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Crosley Parkway Delivery - Small and Cheap with Lots of Class (1)

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  • mrcooby
    by Tom Brownell ======================== (Reprinted from Old Cars Weekly- 9/29/94) Powel Crosley, Jr. built pint-sized cars because he believed that American
    Message 1 of 2 , Nov 6, 2006
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      by Tom Brownell
      ========================
      (Reprinted from Old
      Cars Weekly- 9/29/94)

      Powel Crosley, Jr.
      built pint-sized cars
      because he believed
      that American
      manufacturers were
      forcing their customers
      to buy more automobile
      than they needed. "Have
      you ever stopped to
      think how ridiculous it
      is that one to four
      people require a ton-
      and-a-half motorcar to
      carry them a mile or so
      to a picture show?", he
      once asked.

      In a lot of ways,
      small size - not only
      for passenger cars but
      also for delivery
      vehicles - made sense.
      Some of our readers
      will remember a time
      when many retail
      businesses,
      neighborhood grocers in
      particular, delivered
      goods free of charge to
      their customers'
      homes.

      Which made more sense,
      a grocery or floral
      shop sending an armful
      of packages to a
      customer in a fullsized
      truck, or in a half-
      sized Crosley?

      To Powel Crosley, Jr,
      the choice was clear.
      ========================

      Next: A "miniature town
      car".
    • mrcooby
      by Tom Brownell =========================== (Reprinted from Old Cars Weekly- 9/29/94) A man of many interests, Powel Crosley, Jr. found special fascination in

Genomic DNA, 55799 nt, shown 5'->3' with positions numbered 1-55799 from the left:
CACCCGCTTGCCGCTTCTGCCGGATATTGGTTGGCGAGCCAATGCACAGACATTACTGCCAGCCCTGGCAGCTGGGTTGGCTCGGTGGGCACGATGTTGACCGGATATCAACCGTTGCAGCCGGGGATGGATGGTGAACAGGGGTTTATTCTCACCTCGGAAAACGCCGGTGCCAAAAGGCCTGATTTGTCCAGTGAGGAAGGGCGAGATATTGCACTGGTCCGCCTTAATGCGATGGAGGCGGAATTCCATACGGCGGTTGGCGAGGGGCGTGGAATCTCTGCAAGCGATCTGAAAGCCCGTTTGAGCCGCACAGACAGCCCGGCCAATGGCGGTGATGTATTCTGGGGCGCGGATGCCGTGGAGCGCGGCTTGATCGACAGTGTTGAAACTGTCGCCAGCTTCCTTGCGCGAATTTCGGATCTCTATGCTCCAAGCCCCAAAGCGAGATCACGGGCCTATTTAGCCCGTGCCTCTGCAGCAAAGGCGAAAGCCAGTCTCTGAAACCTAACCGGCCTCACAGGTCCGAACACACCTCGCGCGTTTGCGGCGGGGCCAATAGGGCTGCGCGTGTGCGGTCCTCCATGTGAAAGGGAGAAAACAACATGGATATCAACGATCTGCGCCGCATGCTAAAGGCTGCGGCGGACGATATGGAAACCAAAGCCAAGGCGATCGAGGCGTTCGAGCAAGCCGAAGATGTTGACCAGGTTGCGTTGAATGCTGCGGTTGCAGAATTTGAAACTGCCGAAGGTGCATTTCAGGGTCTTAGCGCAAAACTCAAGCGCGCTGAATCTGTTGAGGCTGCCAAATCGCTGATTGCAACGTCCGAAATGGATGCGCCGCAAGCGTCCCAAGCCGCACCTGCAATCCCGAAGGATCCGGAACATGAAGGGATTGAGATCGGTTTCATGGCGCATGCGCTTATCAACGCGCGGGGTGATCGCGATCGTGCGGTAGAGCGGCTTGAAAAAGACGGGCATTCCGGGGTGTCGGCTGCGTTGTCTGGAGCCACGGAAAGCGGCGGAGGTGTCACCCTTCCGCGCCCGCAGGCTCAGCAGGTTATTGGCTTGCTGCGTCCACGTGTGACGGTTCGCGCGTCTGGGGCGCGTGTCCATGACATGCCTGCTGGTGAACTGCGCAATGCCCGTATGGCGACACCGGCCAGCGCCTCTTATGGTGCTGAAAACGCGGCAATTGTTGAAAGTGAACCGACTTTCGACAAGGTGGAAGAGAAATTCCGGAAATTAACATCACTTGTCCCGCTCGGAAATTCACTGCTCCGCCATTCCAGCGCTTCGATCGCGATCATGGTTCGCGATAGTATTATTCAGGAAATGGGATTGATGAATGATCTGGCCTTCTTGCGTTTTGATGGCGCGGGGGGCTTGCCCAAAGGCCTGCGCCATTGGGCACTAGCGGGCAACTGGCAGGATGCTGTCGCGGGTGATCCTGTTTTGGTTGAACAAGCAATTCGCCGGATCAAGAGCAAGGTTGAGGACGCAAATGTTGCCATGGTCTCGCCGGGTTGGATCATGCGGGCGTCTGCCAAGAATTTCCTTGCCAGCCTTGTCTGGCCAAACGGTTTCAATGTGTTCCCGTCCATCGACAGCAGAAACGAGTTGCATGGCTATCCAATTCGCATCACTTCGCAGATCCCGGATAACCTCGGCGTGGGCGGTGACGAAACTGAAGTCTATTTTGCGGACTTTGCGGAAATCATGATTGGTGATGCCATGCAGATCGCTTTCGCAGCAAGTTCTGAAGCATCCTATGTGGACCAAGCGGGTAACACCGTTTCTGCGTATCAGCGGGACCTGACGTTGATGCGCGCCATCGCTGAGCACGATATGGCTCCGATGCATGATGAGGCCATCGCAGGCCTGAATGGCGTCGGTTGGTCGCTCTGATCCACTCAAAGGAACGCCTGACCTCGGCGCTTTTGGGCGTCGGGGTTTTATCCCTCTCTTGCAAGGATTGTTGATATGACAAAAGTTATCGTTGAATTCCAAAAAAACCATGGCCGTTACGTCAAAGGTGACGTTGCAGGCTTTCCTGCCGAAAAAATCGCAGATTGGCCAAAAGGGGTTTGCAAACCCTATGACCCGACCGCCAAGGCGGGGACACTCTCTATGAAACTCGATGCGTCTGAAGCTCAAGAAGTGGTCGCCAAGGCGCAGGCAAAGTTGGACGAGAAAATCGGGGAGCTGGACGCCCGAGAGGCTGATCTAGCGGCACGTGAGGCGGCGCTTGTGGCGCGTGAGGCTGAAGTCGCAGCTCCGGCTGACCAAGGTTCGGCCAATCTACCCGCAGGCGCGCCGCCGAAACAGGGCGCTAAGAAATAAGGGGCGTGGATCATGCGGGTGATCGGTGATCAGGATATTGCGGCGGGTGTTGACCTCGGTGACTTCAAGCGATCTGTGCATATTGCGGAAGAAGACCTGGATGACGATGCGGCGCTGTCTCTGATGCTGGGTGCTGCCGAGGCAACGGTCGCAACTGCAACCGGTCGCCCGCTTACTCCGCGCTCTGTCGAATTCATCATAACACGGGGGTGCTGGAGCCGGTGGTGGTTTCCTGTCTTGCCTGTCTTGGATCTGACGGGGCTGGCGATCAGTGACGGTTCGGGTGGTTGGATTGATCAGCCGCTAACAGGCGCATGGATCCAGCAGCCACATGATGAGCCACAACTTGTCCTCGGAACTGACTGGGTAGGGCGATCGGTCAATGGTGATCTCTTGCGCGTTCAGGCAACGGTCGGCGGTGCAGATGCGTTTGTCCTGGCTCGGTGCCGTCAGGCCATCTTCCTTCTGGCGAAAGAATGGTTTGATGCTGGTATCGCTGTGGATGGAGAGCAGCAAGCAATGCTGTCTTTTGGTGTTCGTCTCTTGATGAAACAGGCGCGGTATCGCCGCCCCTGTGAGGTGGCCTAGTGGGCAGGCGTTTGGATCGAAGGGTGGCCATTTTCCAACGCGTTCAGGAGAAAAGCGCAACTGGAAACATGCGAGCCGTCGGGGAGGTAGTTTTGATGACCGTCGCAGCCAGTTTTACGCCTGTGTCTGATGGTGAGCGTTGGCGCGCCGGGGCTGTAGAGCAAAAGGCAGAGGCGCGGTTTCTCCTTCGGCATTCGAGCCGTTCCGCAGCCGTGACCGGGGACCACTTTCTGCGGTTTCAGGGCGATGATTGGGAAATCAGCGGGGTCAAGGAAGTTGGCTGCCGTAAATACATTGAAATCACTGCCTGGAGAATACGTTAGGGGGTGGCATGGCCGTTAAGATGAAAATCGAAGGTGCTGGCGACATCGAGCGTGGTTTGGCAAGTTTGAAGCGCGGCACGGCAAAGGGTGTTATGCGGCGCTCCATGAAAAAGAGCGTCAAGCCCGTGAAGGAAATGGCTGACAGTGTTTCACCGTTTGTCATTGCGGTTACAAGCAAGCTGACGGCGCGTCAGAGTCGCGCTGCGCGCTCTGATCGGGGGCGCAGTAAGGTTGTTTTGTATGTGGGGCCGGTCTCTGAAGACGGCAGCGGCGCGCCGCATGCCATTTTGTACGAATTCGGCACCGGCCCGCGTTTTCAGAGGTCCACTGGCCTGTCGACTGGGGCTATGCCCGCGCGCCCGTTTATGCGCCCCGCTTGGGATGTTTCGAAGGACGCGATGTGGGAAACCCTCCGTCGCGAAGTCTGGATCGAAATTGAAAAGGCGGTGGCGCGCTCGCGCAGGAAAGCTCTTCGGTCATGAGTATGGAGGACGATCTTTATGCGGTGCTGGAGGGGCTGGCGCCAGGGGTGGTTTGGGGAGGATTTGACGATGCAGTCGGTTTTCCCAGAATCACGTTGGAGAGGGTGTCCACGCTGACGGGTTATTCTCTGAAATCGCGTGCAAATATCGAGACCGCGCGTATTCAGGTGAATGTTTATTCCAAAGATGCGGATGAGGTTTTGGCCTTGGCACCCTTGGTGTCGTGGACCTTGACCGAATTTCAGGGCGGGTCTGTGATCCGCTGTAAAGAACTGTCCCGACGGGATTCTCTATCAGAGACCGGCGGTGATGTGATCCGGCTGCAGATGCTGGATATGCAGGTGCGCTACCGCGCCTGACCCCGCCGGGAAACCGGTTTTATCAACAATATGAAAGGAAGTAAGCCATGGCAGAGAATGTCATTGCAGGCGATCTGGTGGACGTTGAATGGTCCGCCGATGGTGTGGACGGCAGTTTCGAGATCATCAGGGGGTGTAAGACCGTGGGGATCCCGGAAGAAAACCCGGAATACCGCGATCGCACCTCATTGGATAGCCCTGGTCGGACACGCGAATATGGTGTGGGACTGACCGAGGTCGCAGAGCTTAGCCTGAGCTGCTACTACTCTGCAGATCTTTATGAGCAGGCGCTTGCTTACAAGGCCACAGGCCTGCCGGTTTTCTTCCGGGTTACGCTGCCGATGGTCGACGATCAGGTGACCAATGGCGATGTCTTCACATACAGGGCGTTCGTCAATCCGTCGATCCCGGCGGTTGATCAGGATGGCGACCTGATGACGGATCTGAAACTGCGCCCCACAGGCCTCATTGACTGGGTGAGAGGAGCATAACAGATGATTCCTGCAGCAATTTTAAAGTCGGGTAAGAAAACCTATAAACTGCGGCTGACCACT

Message 2 of 2 , Nov 7, 2006
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        by Tom Brownell
        ===========================
        (Reprinted from Old
        Cars Weekly- 9/29/94)

        A man of many interests,
        Powel Crosley, Jr. found
        special fascination in the
        automobile. While still a
        teenager he attempted to
        build an electric car and
        a few years later tried
        again with the Marathon, a
        small car to be powered by
        a six-cylinder engine.

        Finally, having built a
        fortune in radios and
        refrigerators, Crosley set
        out to manufacture the
        smallest vehicles built in
        America. That first
        Crosley car, introduced in
        1939, was a tiny
        convertible; then, in
        1940, the Crosley line
        expanded to include
        several car and commercial
        models, including the
        Parkway Delivery.
        Crosley styled the Parkway
        Delivery to resemble a
        miniature town car, making
        it a vehicle any retail
        business could operate
        with pride and use to
        deliver modest packages
        even in the swankiest
        neighborhoods.
        ===========================

        Next: Cannon Ball Baker's
        cross-country tour.
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